Some of those wacky lineups Thunder coach Scott Brooks trotted out in the preseason were just experiments, but others were dress rehearsals.
Brooks' brain has been downshifting ever since reigning Sixth Man of the Year James Harden was shipped to Houston in Saturday night's monster trade that shook teams residing in the NBA penthouse.
Newly acquired Kevin Martin will not assume Harden's exact role as sixth man. Like Harden, Martin will come off the bench probably midway through the first quarter, but he will not automatically replace Thabo Sefolosha at shooting guard.
Don't be shocked if Martin replaces center Kendrick Perkins, and with the game's first substitution, four OKC players will change positions.
Martin will enter and play the shooting guard (No. 2) spot; Serge Ibaka will move from power forward (No. 4) to center (No. 5); Kevin Durant will move from small forward (No. 3) to the 4 spot; Sefolosha will move from the 2 to the 3 spot; and Russell Westbrook will remain at point guard (No. 1) until he is relieved by Eric Maynor (or possibly Reggie Jackson).
Nick Collison will come off the bench preferring to play the 4, but probably will be asked to play the 5. Rookie Perry Jones III will relieve Durant at the 3 or 4, and occasionally they will stay on the court together. When needed, 7-foot-3 Hasheem Thabeet definitely will play the 5.
That's pretty much the regulars. DeAndre Liggins and Jeremy Lamb will try to prove themselves with scant minutes.
In last year's playoffs, the Thunder rarely used a true center more than 10 minutes per game, and Brooks figures to go with a small lineup far more frequently during the regular season.
The widening scope of Ibaka's game is the primary reason, which is why the most significant statistical change from last season likely will be an increase in minutes for Ibaka (27.2 mpg last season) and Sefolosha (21.8) — two players who combined can defend five different positions.
“It's earned,” Brooks said of Ibaka's increased role. “Every minute is earned with Serge.”
Martin's role will be different from his previous stops in Sacramento and Houston, where scoring was his top priority.
Playing for OKC, Martin will be asked to do his fair share offensively and defensively. Durant and Westbrook will help out with the scoring, while Sefolosha will show how perimeter defense is properly done.
Depending how well Martin meshes with his new teammates, the Thunder could easily have four 15-point scorers, and it'll come in a variety of lineups.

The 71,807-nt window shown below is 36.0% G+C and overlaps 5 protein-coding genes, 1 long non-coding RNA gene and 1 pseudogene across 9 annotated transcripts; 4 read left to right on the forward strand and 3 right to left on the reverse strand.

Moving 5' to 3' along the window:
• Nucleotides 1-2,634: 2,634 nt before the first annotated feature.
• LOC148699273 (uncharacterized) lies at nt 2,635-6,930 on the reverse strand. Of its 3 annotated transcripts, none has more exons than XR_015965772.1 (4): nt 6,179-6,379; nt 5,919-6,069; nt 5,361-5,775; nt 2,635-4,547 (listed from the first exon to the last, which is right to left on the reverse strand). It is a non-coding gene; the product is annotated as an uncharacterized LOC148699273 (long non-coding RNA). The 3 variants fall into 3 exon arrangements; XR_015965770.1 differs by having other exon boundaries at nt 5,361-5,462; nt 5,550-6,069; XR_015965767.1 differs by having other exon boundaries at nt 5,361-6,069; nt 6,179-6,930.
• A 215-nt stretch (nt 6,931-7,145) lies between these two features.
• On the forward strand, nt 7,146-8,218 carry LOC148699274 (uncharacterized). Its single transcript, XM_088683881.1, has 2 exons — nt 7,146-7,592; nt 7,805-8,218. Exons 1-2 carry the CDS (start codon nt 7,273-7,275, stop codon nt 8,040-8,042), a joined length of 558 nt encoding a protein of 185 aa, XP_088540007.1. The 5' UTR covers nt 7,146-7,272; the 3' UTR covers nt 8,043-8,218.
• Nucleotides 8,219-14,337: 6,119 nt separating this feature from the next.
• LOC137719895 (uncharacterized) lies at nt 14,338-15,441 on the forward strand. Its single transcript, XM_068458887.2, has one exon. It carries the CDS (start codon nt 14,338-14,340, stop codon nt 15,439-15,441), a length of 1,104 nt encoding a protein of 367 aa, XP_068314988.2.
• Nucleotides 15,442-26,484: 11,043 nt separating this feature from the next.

Here are some combinations, listed by positions 1 through 5:
Starting 5: Westbrook, Sefolosha, Durant, Ibaka, Perkins — Set the tone with some points and angst. The more Perk's presence is felt early, the more he'll play late. Mostly depends on his foul trouble (both personal and technical).
Alpha 5: Westbrook, Martin, Sefolosha, Durant, Ibaka — Brooks said he likes to dictate when the game goes small, and this lineup would do that after the first six minutes. This could become the team's most frequently used combination.
Second 5: Maynor/Jackson, Martin, Jones, Collison, Thabeet — The Thunder's second team has a new look and will search for the same success it had the previous three seasons.
Fab 5: Westbrook, Martin, Jones, Durant, Ibaka — Durant and Jones played side-by-side a few times this preseason, and Brooks playfully admitted he wasn't sure who was playing the 3 and who was the 4. Doesn't matter, just play them together.
Flash 5: Jackson, Westbrook, Jones, Durant, Ibaka — Opponents had better wear track shoes. Good luck beating this group down court. Start the clock with a starter's pistol.
Perimeter 5: Maynor, Martin, Durant, Ibaka, Westbrook — No one is positioned within 15 feet of the basket, except for Westbrook when he posts up at center.
Big 5: Westbrook, Durant, Collison, Perkins, Thabeet — When some enforcement is required down low.
Timecard 5: Maynor, Jackson, Sefolosha, Jones, Collison — Five guys who deserve more minutes.
Bobcat 5: Jackson, Lamb, Liggins, Jones, Thabeet — This group plays the entire fourth quarter against Charlotte.
“We have some flexibility,” Brooks said with a wry smile.